I’m an extrovert. There. I said it. You already know it, if you’ve met me. And it’s totally not trendy to be an extrovert. A spate of recently released books about the “power” of introverts and introvert-myth-dispelling, plus the requisite online analyses, reveal my personality is on the outs. Predictably, I need to talk about it. (Cue yawning introverts.) The first time I took a personality test—besides the asinine ones in teen magazines, that is—it was as a high-school senior, and it was the tried-and-true Myers-Briggs. I scored in the 99th percentile for extroversion. I’ve taken a smaller, faster version of the Myers-Briggs a couple of times over the years, including the morning of writing this column. I find it totally fascinating. My best friend and I were discussing the topic and she commented that people shouldn’t take the test if they want to feel like a special snowflake. But she and I both find it reassuring to know that we’re not that quirky; in my case, I’m hardwired with certain qualities and characteristics that I share with 4 to 10 percent of the population (including the Clintons!). You can have your colored parachutes and StrengthsFinders…they’re fun to take, but to me they lack the insight of the good ol’ M.-B., especially when it comes to the extrovert-introvert spectrum.
This morning’s results ended up ESFP, with the extroversion dialed back considerably: 33 percent Extroverted, 12 percent Sensing, 75 percent (which merited a “distinctive” annotation) Feeling, and 44 percent Perceiving. The analysis of my personality was dead-on, including this gem: “ESFPs have a very well-developed appreciation for aesthetic beauty, and an excellent sense of space and function….In general, they take great pleasure in objects of aesthetic beauty. They’re likely to have a strong appreciation for the finer things in life.” I guess that’s as good an endorsement for the job I do as any, right?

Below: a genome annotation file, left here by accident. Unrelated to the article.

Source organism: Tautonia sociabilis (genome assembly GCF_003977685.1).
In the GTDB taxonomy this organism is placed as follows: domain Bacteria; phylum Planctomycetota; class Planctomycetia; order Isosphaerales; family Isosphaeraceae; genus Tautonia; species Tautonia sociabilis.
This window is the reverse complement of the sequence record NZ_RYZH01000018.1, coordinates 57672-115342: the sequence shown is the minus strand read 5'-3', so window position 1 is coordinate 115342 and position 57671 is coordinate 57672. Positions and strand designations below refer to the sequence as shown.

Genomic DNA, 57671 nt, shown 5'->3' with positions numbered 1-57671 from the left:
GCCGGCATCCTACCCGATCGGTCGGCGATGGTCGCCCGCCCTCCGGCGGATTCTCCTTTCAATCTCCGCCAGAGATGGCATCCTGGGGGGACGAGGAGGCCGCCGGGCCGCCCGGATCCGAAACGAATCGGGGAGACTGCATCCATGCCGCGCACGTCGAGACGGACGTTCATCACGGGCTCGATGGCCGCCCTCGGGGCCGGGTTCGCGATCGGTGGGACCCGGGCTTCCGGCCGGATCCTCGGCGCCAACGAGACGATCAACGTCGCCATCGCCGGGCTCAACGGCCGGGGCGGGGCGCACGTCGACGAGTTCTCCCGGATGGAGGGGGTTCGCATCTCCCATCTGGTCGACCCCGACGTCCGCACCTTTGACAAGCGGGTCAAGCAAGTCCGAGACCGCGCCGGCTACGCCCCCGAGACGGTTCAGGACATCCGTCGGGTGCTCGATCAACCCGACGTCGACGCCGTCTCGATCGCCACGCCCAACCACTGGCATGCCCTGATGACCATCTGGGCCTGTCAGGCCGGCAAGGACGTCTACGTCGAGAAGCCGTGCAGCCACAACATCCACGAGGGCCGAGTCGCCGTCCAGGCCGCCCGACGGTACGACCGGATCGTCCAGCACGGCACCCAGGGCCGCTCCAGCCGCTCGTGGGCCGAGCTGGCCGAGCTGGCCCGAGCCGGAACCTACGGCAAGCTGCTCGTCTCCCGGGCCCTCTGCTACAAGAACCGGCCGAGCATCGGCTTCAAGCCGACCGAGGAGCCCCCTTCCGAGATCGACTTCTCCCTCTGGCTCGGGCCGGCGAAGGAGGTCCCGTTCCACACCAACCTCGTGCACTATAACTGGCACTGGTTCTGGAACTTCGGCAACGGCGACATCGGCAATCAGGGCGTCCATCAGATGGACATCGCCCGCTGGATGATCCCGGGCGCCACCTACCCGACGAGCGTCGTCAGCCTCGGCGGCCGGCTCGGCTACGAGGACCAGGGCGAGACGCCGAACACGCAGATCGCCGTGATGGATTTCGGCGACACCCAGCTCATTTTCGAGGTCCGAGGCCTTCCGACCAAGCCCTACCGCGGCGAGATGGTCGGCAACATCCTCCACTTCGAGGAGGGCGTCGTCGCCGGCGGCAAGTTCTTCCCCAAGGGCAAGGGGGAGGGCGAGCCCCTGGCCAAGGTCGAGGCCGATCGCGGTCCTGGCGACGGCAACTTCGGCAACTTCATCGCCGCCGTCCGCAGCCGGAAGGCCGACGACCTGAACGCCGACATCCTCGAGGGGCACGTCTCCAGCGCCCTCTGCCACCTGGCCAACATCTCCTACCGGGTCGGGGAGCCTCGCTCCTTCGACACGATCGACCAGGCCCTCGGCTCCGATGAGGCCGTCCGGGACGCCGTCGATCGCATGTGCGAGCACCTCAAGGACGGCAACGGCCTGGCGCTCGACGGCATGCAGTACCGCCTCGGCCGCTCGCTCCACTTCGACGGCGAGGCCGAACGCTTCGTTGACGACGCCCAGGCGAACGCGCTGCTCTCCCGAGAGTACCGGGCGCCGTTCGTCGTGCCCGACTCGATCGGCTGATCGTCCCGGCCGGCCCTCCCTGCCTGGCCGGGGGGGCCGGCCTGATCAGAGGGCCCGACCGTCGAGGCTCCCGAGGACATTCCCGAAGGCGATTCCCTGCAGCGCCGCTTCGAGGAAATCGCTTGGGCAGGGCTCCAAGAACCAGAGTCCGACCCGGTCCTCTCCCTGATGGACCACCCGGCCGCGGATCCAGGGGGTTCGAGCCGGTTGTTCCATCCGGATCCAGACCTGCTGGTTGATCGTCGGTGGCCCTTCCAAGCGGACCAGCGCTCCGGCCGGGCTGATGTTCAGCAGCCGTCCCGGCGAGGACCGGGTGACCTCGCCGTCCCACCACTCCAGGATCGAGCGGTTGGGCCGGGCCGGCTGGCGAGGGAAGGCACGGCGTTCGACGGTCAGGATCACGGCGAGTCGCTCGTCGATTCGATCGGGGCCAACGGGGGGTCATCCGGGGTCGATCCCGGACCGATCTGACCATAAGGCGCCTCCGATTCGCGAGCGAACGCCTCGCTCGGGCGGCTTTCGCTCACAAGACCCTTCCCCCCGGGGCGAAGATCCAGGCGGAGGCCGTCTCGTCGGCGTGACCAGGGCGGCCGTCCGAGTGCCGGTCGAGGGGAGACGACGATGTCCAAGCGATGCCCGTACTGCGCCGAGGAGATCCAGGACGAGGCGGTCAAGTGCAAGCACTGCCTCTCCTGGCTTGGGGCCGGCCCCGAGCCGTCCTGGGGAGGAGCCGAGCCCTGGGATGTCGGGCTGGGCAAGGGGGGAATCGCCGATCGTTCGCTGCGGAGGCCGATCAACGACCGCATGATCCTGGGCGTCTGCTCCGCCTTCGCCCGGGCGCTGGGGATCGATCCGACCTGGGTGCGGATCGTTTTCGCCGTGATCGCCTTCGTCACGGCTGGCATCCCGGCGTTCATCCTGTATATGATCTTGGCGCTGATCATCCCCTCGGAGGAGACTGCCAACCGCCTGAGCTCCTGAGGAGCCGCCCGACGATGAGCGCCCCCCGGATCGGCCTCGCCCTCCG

When you take a good, hard look at who you are and who you feel you are, it can only make you more comfortable in your own skin, more confident. And, in the wise words of Maya Angelou: “When you know better, you do better.” You can artfully improve the things about yourself that are sticking points. You can accept and love all of it. You can work to enrich yourself. You’ll be so busy knowing better and doing better that you won’t have time for negative self-talk or unkind thoughts or actions. And your personal space can reflect that inner life; it will feel authentically you.
It will also help you understand your role with your friends, family, spouse, children, etc. For instance, despite what people think of extroversion, I’m a good listener—I get energy from people, not just from talking at them. But I understand that when my coterie of introverts just needs some time, they aren’t trying to drive me crazy. I have to let them be.
One of my other favorite sources of inspiration, Marianne Williamson, wrote, “We ask ourselves, ‘Who am I to be brilliant, gorgeous, talented, fabulous?’ Actually, who are you not to be? …There is nothing enlightened about shrinking so that other people won’t feel insecure around you…As we let our own light shine, we unconsciously give other people permission to do the same.”
I’m an ESFP. I’m a talker, an empathetic heart, a lover of big ideas, people, and animals. According to Myers-Briggs, I love “taking people along on my fun-ride.” Come along with me, yes, but also embrace what’s awesome about you. Don’t be self-conscious about enjoying your life’s adventures, OK?
Introvert, extrovert: Be you, no matter what’s trendy.